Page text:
What P.E.I. can learn about renewable energy from a small Danish island

A group of Island MLAs representing all of the sitting parties in the P.E.I. Legislature are bringing back ideas from a recent trip looking at how other regions in the world are using renewable energy and how those practices can be adopted.

PC MLA Sidney MacEwen, Liberal MLA Robert Henderson and Green MLA Lynne Lund joined Minister of Transportation, Infrastructure and Energy, Steven Myers on a trip to Samsø, a small Danish island.

Myers said while visiting Samsø those on the trip were able to see how the island used sustainable energy.

"They are able to have control over their own energy needs. It was something we were very interested in trying to bring back here to P.E.I. We are excited about moving forward on it," Myers said in an interview with CBC News: Compass host Louise Martin.

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Samsø produces 100 per cent of its electricity from wind and biomass.

Biomass energy is produced from renewable, biological sources such as plants, wood and waste.

"That's what we are looking to do here," Myers said.

We are going to go out to an open call and ask communities to tell us what they think they can do. — Steven Myers, minister of transportation, infrastructure and energy

Myers announced the government's first sustainable communities initiative last week, which he said in the House will allow P.E.I. to become more energy independent.

Samsø has a population of just over 3,500, and while Myers acknowledged P.E.I. is larger, it has rural communities about the same size.

"I think as we start bringing communities on one by one and giving them the opportunity to do this that we can probably do what they did, but on a bigger scale," Myers said.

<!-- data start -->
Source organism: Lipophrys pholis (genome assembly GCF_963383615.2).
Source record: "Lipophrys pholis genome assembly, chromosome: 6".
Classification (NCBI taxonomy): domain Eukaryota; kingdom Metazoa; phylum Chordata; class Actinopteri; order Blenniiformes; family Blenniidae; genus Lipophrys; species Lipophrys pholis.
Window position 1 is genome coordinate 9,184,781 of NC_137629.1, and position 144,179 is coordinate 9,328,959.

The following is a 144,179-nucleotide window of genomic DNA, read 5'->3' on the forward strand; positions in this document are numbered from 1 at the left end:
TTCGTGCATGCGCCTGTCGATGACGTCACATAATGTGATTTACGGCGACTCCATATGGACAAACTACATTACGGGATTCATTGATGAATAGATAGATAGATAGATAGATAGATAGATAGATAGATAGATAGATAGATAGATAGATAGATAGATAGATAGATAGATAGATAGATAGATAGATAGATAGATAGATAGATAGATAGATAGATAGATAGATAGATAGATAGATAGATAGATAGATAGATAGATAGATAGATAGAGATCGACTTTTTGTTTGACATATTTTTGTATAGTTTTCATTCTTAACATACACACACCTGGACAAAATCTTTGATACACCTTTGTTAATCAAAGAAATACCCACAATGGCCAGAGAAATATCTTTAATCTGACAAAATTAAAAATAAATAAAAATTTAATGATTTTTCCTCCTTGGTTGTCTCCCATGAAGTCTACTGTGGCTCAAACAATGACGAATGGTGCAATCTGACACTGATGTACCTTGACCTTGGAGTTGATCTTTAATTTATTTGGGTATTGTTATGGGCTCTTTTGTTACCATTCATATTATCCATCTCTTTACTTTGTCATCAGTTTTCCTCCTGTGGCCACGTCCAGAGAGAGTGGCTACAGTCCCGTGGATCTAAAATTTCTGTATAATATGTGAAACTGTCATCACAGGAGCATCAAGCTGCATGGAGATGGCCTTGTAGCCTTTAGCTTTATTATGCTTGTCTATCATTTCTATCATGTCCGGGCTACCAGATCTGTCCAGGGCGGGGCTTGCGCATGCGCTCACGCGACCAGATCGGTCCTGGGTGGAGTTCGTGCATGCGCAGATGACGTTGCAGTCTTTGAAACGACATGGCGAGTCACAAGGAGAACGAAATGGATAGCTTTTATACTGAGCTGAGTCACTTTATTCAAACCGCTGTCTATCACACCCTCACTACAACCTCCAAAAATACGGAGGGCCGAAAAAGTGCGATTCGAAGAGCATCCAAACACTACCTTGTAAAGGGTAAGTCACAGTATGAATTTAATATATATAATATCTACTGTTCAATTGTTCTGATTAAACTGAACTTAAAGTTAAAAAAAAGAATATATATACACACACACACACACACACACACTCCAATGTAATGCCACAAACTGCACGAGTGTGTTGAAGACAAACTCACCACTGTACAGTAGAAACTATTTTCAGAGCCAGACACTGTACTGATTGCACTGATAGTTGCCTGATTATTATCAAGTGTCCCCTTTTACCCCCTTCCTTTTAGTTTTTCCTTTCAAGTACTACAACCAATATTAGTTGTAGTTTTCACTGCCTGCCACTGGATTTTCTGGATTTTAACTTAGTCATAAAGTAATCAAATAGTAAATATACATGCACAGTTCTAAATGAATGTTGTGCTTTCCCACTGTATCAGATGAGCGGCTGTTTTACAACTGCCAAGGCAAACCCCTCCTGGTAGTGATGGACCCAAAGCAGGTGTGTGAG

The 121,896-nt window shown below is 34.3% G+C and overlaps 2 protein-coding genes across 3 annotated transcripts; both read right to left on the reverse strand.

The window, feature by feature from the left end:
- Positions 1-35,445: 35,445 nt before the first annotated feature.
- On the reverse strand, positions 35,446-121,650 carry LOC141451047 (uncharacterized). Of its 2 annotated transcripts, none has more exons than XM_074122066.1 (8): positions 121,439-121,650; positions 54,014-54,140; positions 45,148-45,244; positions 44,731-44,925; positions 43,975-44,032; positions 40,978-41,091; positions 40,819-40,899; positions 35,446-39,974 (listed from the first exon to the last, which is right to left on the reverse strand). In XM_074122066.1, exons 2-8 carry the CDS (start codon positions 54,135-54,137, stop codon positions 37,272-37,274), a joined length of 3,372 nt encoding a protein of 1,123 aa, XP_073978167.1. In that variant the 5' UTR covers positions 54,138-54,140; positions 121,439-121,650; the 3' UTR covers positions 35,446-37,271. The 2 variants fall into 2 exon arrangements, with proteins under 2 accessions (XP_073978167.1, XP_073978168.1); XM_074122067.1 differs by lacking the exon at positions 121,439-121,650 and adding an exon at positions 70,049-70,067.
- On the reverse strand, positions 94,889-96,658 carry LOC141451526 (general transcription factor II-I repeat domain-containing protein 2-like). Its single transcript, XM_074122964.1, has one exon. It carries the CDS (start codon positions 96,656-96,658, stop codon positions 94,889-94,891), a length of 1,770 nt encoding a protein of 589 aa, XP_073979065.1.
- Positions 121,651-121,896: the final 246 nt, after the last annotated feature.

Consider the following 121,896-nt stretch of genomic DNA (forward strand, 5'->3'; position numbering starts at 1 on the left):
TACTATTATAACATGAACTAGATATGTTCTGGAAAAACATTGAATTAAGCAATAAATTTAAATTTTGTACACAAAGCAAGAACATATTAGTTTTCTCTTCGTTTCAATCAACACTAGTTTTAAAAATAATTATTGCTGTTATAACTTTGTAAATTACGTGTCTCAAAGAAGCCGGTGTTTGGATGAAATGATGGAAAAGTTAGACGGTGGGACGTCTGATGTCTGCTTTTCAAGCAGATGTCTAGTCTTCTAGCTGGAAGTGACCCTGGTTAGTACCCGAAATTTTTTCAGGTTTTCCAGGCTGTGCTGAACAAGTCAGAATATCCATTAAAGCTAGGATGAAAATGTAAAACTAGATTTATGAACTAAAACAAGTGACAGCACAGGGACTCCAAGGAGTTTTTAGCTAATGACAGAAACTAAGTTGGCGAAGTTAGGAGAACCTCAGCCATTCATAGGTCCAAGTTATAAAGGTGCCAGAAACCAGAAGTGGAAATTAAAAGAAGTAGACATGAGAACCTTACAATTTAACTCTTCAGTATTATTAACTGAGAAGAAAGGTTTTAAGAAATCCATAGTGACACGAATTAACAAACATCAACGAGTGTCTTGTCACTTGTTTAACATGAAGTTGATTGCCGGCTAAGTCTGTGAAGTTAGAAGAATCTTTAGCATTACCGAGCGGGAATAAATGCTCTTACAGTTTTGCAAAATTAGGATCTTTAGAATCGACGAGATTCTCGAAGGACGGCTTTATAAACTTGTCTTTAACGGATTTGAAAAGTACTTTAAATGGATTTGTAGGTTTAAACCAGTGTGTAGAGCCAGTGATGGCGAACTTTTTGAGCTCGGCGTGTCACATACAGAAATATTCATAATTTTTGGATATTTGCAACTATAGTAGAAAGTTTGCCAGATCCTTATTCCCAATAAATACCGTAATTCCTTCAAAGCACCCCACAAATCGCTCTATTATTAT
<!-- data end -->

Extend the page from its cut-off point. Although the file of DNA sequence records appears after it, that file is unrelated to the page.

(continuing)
Myers said he thinks P.E.I. is ready for the change.

He said communities producing and owning their own energy will free up funds to be used on things such as parks, rinks or other community projects.

'Served two purposes'

One thing Myers said surprised him on the trip was a straw-bale burner used for central heat. He said the straw was burned to provide energy, but it also helped local farmers sell a crop that wouldn't be very profitable otherwise.

"It kind of served two purposes. It put money back into agriculture, but it also helped communities," Myers said.

Samsø took about 10 years to make the transition, and Myers thinks all of P.E.I. can shift to self-reliant renewable energy in the same time frame.

"If we give ourselves a 10- to 15-year window to accomplish this, I think you will see the whole Island come on board eventually," Myers said.

Community led

He said there needs to be "community champions" in each area and not a government-led initiative.

Myers said he and those who went on the trip have formed a committee and are coming up with a plan on how to roll out some of the ideas.

"We are going to go out to an open call and ask communities to tell us what they think they can do and what they can use based on the framework," he said.

Myers said there will be a "catalog of what is available" that you can pick from for your community.

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